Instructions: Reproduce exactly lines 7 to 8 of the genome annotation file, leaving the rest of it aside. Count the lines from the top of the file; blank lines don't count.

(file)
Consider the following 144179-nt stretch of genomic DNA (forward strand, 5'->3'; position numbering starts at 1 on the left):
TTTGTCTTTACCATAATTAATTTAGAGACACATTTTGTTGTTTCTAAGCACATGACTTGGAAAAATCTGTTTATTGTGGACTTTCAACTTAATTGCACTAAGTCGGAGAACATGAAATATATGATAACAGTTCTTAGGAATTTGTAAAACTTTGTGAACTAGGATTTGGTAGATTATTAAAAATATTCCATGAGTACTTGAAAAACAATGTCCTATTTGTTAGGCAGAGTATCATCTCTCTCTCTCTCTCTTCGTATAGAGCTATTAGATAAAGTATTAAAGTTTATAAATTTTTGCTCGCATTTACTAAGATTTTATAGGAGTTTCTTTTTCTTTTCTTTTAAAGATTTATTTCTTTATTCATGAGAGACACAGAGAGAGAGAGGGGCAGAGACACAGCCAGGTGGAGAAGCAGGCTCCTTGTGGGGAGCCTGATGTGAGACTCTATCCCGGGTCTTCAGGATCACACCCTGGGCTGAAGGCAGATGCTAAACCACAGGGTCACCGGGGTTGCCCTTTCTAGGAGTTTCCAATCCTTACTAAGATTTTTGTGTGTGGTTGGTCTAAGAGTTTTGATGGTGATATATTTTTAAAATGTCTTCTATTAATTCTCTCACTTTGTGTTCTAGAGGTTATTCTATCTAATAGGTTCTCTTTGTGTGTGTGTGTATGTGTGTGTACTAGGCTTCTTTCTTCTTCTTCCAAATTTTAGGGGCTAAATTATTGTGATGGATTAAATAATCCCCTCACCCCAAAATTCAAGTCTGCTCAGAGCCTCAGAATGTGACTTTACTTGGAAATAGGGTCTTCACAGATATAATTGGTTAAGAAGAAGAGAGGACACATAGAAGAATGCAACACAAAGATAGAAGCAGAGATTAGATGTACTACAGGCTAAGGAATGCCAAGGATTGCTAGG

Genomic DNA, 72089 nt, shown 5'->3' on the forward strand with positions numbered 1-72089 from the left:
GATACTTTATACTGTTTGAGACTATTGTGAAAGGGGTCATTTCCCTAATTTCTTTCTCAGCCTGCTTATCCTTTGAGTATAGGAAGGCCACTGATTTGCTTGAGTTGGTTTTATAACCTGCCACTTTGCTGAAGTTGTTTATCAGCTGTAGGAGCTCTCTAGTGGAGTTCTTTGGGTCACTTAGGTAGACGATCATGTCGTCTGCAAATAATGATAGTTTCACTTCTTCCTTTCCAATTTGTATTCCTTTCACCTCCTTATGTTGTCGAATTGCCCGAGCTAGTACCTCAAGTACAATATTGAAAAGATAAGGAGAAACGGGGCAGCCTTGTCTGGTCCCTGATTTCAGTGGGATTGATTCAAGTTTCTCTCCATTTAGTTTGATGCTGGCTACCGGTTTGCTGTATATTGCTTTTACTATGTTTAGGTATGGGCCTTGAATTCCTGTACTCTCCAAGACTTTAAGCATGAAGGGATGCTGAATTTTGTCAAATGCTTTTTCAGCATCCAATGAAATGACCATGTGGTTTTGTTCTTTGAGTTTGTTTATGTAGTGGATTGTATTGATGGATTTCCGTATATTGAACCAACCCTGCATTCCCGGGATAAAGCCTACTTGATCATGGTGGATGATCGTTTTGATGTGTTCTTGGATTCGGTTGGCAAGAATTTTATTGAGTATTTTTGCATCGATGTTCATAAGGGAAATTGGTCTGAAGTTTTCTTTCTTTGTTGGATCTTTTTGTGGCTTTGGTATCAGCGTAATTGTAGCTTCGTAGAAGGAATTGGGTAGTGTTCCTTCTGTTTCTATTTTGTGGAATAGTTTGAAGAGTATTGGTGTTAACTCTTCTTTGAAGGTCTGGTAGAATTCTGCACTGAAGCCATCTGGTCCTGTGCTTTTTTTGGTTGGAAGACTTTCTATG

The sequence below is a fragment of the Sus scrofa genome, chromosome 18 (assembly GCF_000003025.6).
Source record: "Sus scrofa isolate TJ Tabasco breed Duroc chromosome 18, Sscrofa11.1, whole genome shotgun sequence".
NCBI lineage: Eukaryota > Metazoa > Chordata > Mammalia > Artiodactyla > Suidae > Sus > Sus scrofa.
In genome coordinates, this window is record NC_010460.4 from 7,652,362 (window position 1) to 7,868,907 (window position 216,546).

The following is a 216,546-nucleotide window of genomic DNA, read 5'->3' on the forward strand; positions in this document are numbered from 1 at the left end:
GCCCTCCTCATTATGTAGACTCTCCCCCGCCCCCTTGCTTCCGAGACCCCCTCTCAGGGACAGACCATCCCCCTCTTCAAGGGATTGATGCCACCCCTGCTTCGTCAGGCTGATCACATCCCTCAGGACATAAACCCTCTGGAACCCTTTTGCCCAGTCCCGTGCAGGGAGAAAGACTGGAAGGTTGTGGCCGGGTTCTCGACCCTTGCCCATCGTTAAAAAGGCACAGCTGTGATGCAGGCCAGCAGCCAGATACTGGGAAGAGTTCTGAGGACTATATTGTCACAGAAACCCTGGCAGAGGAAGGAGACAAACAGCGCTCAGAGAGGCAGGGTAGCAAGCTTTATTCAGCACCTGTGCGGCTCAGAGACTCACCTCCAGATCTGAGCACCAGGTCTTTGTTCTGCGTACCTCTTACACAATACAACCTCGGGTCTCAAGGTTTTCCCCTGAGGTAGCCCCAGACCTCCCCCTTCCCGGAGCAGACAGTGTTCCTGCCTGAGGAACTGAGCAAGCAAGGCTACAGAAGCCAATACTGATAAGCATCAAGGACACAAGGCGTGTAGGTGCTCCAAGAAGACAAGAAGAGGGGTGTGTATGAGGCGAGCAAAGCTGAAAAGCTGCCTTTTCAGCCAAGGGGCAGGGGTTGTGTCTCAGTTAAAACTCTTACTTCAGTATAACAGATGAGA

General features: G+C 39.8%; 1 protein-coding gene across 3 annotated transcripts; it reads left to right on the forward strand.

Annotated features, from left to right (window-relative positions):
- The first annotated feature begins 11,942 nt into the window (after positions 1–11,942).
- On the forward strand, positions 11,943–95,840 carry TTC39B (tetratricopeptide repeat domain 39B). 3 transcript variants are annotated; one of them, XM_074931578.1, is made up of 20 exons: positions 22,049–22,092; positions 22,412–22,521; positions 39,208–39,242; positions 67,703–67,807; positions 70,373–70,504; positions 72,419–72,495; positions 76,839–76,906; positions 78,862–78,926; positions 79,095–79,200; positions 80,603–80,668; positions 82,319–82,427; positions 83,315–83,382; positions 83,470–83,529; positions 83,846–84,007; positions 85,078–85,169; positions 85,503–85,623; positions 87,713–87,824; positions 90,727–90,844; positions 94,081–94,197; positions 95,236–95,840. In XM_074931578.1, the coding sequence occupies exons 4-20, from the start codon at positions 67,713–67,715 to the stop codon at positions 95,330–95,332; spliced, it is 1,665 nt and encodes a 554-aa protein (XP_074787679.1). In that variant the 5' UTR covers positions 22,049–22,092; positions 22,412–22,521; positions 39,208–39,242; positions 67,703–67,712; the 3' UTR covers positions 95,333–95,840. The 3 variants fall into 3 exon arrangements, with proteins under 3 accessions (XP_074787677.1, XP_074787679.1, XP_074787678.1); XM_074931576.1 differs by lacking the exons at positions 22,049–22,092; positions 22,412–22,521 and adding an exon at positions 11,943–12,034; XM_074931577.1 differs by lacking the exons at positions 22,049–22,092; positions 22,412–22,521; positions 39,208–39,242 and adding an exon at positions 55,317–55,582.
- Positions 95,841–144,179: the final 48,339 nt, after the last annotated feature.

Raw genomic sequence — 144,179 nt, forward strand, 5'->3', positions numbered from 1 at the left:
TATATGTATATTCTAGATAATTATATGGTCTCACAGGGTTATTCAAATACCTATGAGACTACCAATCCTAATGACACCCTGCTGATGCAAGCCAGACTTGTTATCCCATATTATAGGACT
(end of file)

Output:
NCBI lineage: Eukaryota > Metazoa > Chordata > Mammalia > Artiodactyla > Suidae > Sus > Sus scrofa.
In genome coordinates, this window is record NC_010460.4 from 7,652,362 (window position 1) to 7,868,907 (window position 216,546).